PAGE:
Martino also points out cultural differences that might contribute to the reasons parents in other countries allow their children to dedicate themselves to a single sport at such an early age while Americans are more reluctant: “In so many other countries,” he said, “going to college isn’t an option. They [kids] either play soccer or work in their dads’ industry.”

High school soccer, unlike almost every other American sport, has never really been recognized as an important playing-and-training environment. But still, even some former professionals don’t fully support the decision to prevent kids from playing for their school.

“For me,” said Martino, “there’s something so important to playing for your high school … people seeing you play on the weekends and then seeing them in school, the girl you have a crush on sitting up in the stands … That’s really important to being fulfilled. Will that make you a better soccer player? No. That’s the catch-22.”

Alexi Lalas, ESPN analyst and star from the ’94 U.S. World Cup team, described U.S. Soccer’s decision as “unfortunate,” adding, “I think the social tools you develop in [high school] … can not only help aid you in becoming a better person, but also a better soccer player. The experiences can be invaluable, and I worry that, for some kids, they may be dismissed too easily and quickly.”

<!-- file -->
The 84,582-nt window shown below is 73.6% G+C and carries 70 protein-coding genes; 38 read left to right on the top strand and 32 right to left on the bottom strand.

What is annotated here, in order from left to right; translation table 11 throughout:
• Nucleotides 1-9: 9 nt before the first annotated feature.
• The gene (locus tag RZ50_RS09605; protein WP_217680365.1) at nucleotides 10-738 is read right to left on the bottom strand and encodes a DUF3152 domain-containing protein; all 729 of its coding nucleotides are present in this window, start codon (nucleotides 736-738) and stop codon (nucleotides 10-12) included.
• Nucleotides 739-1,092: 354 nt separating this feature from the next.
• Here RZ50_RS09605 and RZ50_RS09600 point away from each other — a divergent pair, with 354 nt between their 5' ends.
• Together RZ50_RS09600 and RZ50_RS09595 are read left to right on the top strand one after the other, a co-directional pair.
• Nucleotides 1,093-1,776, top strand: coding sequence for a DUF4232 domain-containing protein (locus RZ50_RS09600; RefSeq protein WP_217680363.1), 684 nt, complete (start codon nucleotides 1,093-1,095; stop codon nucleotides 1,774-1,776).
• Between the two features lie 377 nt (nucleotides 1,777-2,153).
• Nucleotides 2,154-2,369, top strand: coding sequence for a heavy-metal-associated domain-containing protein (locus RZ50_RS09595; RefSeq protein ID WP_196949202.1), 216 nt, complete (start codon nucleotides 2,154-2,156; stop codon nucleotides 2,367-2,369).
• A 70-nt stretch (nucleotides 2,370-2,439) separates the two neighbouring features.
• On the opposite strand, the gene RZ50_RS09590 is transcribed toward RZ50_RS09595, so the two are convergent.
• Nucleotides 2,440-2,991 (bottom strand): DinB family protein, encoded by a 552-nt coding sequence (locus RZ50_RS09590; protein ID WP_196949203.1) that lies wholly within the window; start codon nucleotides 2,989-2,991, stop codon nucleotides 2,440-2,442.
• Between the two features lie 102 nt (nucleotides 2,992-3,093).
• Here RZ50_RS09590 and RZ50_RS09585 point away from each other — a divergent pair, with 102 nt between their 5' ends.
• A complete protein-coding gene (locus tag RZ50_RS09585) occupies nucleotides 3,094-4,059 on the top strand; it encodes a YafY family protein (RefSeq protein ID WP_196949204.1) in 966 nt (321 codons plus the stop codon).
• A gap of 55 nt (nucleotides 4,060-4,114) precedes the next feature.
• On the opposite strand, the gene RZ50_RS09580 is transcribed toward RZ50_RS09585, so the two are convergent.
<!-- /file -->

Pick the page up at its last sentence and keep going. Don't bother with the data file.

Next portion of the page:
Divorcing these young players’ athletic pursuits from their academic and social ones may already be having detrimental results for some kids. Eddie Soto, coach of the Galaxy under-18 team and an assistant coach at UCLA, a perennial college soccer power, said he wants all his kids to go to college. But some kids on the team who’ve been recruited by colleges don’t have the grades to get in. When asked why, he said, “We try to protect our players, but we have agents at our practices, we have agents at our games. It’s just a sign of the times … We put such high demands on these players. They’re here four times a week.” He said he’d ideally like the club to provide a tutor and have the kids come early so they could finish their studies before practice.

But Drew Murphy and Grady Howe haven’t put their athletic aspirations ahead of their academic ones yet. Howe, a senior, will attend UCLA this fall, and Murphy, a junior, has already committed to UC Santa Barbara, though he said that his goal over the next year in the academy is “to push myself into the first team, and if I do well enough to where I’m in the position where I’m offered a contract, that’s the way I’m going.”

Of course U.S. Soccer’s goal isn’t to produce the best student-athletes, it’s to produce the best soccer players, players who can one day form a national team good enough to win the World Cup. But will all those players come from the academy?

Twellman doesn’t think so. “My dad [who played professional soccer in the North American Soccer League] always said, ‘If you’re good, they’ll find you.’”

Lalas agrees: “I believe talent will find a way to succeed. Regardless of where you play and your background, you’ll find a way to succeed.” In a few years, “when you find your [American] players at the top level, many will have taken a circuitous route. And that’s part of America.”

Andrew Lewellen (@AndyHLew) is a former college soccer player who writes about the sport at

Filed Under: Jurgen Klinsmann, US Soccer, USMNT